When evil jumps up and bites us in the derriere, we are ready. We know what to do. We name it. We acknowledge it. We crush its. We jump into our trucks. We drive to church where the people of God gather to give thanks to God with spiritual zeal.

Why is that important? Because it gives us the power of light, the power to confront evil with zeal; to see it hiding in plain day light…And that is challenging when evil has become opaque and we are used to its thin film of deception; when it is what we have come to expect; when it is what is normal, and average, and commonplace, and acceptable…Evil must not be overlooked. Evil must not be allowed to become average, and commonplace, and acceptable, and banal.

Hannah Arendt coined the term “the banality of evil.” She was a philosopher and political theorist in the 1960’s who reported on the trial of Adolf Eichmann, one of the chief architects of the Holocaust. The subtitle of her article on his trial that ran in The New Yorker was called “the banality of evil.”

What Arendt pointed out was that evil can be born from complacency due to the lack of curiosity. Evil loves people who are too busy to ask: “Why?” Evil loves people distracted by superficial, entertaining things. Evil loves people who are just barely making it, struggling to get by. Evil loves it when people assume someone else is dealing with it.

We are the Christians, and it is our duty to ask: “Why is this happening? Why is it this way?” It is our duty to get curious. To wonder why children are living in cars in Seattle. To wonder why there is a disproportionate number of people of color in jail. To wonder why new voting laws impact poor people and people of color more than other demographic groups. To wonder why there are fewer bird species in the air and fewer schools of fish in the sea. To wonder why has it become OK to cancel people for their honest, thoughtfully considered, point of view.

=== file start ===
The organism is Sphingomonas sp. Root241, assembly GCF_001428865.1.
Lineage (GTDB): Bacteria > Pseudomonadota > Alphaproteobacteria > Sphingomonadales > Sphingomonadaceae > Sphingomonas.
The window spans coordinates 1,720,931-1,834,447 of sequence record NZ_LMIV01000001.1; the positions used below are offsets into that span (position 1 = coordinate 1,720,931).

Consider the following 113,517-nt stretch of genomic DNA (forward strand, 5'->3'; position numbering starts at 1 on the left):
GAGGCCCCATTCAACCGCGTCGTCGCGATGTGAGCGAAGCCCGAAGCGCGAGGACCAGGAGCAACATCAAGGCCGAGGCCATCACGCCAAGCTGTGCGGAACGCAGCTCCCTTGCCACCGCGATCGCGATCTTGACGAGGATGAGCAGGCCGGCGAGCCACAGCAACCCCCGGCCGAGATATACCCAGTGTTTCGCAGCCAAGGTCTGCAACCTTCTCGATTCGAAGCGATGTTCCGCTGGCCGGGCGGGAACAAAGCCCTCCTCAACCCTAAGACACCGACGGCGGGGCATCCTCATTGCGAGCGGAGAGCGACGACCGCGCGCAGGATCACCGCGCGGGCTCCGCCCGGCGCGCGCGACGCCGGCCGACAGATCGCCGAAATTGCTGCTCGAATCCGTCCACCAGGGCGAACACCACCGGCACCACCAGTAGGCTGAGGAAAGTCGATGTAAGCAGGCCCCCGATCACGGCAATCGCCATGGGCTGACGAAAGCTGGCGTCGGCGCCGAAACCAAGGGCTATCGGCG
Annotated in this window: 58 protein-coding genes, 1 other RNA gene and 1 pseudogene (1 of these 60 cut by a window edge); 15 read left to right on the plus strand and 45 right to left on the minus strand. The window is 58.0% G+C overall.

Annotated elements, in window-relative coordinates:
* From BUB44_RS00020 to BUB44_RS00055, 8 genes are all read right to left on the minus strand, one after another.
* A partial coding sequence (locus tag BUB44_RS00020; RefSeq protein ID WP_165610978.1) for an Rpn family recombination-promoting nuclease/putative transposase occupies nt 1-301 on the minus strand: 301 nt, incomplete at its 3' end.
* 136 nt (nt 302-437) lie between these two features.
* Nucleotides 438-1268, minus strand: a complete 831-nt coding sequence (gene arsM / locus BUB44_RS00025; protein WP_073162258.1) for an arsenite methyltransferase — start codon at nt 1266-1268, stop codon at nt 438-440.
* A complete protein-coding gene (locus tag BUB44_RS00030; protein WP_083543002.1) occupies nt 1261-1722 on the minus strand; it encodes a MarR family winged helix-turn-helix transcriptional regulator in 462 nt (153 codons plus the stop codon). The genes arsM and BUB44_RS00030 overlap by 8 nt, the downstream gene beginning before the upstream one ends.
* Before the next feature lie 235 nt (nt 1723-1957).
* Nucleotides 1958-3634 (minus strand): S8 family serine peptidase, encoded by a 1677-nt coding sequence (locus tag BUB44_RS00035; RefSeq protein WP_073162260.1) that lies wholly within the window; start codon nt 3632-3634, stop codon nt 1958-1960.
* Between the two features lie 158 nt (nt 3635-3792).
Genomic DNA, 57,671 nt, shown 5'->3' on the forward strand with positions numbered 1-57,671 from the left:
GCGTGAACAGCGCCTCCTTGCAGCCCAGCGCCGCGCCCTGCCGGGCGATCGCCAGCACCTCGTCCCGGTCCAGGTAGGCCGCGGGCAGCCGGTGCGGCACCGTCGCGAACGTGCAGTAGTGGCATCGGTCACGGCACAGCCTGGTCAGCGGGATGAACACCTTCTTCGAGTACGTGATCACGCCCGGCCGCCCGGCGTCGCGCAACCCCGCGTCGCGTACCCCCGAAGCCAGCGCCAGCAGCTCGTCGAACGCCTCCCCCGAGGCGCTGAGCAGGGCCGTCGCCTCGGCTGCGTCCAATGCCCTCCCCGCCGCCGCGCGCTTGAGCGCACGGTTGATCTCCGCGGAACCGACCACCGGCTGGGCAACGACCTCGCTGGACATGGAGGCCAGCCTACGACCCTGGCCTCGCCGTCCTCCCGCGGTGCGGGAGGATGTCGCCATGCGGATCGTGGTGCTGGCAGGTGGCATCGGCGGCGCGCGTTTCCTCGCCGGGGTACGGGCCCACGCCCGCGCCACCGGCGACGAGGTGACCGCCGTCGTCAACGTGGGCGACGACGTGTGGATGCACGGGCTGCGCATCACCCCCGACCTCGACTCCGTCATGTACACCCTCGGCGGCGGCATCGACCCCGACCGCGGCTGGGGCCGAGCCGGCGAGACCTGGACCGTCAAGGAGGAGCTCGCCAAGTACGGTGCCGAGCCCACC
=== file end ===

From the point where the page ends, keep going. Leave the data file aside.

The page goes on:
We are the Christians, and there is nothing so banal as to by-pass our curiosity. Here is the beautiful thing about curiosity, it necessitates engagement. It honors the Kingdom of God reality that “relationship is primary.” And when relationship shows up, isolation vanishes and evil slinks back into its shadowy crevice. When evil becomes opaque, we wipe the mirror to see what is really there. We stop the busy. We flip off the screen. And we say: “We are the Christians, and we will deal with this like Jesus would deal with this.”

“We are the Christians, and we will deal with this like Jesus would deal with this.” Powerfully, in the light. Going toward love, always moving toward love. That is the playbook we are going to follow as we step back into community, as we step into Great Time-in.

We are the Christians, and we see through the opaque, and we hear into the heart, and we say: “We are here to help.” That’s how evil is kept at bay.

Like Aunt Maria… we know justice requires doubling down on relationship, it requires doubling down on community; it is our mission as we move from the Great Time-out to the Great Time-in.

We are the Christians. We are here to deal with this (whatever this is) like Jesus would deal with this.

The Catholic Church, Johnson & Johnson, And Freedom